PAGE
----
4. Name the macro Mark_Interested.

Then assign a shortcut key. For example, Ctrl + Q.

You can use any letter for the shortcut key but try to avoid using built-in Excel shortcuts such as Ctrl + A

Click OK. The recording has now started.

4. Highlight the row of the Active Cell using the keyboard shortcut Shift + Space Bar.

Shift + Space Bar selects the entire row of the current active cell

When selecting cells or expanding selections while recording a macro, it is best to use keyboard shortcuts.

This is so that Excel can record the selections as relative references.

For example, if you select Row 4 by clicking on the Row Bar, Excel will record this as an absolute reference. This means it will always select Row 4 regardless of the currently Active Cell.

When you use the Shift + Space Bar shortcut instead, it tells Excel to select the row of the current Active Cell.

Kasper Langmann, Microsoft Office Specialist

5. Apply the formatting:

  • Fill using the color Green
  • Change font color to White
Macros are made to automate repetitive tasks like formatting

6. End the macro recording from the Status Bar

Stop Recording button

All done!

Try to use the shortcut Ctrl + Q to quickly apply formatting to entire rows.

Now you only need to press the shortcut key to completely format a row

Saving macro-enabled workbooks

If you save the practice workbook, this window will pop up:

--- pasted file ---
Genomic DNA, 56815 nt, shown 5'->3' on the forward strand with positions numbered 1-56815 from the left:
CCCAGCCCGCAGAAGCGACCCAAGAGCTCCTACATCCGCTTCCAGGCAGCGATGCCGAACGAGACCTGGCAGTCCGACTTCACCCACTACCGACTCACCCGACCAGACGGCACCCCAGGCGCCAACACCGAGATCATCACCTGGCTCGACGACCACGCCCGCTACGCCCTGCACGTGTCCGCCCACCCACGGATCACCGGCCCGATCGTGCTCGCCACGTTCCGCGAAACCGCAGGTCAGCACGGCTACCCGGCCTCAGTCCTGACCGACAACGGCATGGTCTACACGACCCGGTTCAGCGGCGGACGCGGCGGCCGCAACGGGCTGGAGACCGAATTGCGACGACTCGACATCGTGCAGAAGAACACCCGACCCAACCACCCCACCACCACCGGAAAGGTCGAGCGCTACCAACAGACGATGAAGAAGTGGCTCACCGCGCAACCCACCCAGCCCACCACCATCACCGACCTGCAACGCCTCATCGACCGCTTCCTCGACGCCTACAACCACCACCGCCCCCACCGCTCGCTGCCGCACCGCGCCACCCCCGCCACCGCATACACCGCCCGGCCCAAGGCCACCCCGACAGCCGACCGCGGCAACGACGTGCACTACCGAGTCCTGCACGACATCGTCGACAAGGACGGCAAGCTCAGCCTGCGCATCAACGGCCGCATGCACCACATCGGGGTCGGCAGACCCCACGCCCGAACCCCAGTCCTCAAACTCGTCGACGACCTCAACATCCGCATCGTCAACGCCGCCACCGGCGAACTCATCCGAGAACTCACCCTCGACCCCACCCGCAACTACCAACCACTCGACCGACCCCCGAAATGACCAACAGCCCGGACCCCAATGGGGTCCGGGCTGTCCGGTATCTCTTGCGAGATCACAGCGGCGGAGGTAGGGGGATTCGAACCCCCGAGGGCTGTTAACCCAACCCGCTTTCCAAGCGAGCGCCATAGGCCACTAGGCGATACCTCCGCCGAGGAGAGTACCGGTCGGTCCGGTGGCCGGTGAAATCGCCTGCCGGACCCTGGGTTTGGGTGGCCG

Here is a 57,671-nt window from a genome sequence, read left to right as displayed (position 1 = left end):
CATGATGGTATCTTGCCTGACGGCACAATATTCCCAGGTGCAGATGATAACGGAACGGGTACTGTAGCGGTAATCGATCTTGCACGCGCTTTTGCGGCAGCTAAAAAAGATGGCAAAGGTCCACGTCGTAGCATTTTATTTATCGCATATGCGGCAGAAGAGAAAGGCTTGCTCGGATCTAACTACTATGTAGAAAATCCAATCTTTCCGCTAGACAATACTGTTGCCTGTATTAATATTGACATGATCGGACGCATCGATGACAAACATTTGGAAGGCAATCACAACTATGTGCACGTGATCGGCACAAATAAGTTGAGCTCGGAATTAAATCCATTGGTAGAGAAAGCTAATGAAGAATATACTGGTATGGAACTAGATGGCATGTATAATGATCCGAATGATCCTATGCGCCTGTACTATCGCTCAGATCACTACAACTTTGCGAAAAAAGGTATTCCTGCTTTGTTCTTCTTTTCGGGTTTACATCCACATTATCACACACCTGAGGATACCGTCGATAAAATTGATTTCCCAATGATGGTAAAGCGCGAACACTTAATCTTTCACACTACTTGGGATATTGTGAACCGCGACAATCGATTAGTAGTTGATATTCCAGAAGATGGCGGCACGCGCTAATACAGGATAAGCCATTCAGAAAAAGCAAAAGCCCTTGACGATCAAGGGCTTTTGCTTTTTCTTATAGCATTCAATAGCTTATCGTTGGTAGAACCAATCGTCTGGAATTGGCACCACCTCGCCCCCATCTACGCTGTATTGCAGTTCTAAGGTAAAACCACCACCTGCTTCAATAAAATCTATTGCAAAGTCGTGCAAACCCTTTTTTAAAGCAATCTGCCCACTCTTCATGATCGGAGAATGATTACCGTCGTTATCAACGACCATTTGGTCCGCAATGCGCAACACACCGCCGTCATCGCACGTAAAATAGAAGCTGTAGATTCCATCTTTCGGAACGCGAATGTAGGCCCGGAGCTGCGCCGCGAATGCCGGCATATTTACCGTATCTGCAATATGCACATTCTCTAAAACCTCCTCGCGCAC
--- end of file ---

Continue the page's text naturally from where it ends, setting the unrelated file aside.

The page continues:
If you click "Yes", the macros will not be saved

This is because the practice workbook is currently saved with the .xlsx file extension which does not support macro features.

To save properly, change it to the .xlsm file extension for macro-enable workbooks.

Keep this in mind when saving your work.

Congratulations! 🤩

You are now familiar with Excel macros.

Try to record your own macros and start saving time ⏱️ on your work!

That’s it – Now what?

The examples above are very useful though they are quite simple.

You can record macros for more complex functions. Such as creating custom charts or selectively copying rows of data to another workbook.

But recording and playing macros is just the tip of the iceberg.

With VBA programming, you get access to a whole different level of Excel automation. 🤖

And while Visual Basic may seem overwhelming at first, you can start slow with basic variables and IF statements. These are much easier than you might think!

Learn all that and much more in my free 30-minute online VBA course here.

Other resources

If you want to know more about the inner workings of the record macro feature, check out my Excel macro tutorial for beginners on YouTube.

You can also dive right into VBA by reading this article or watching this introductory video on VBA and macros!

Hope you enjoyed this article!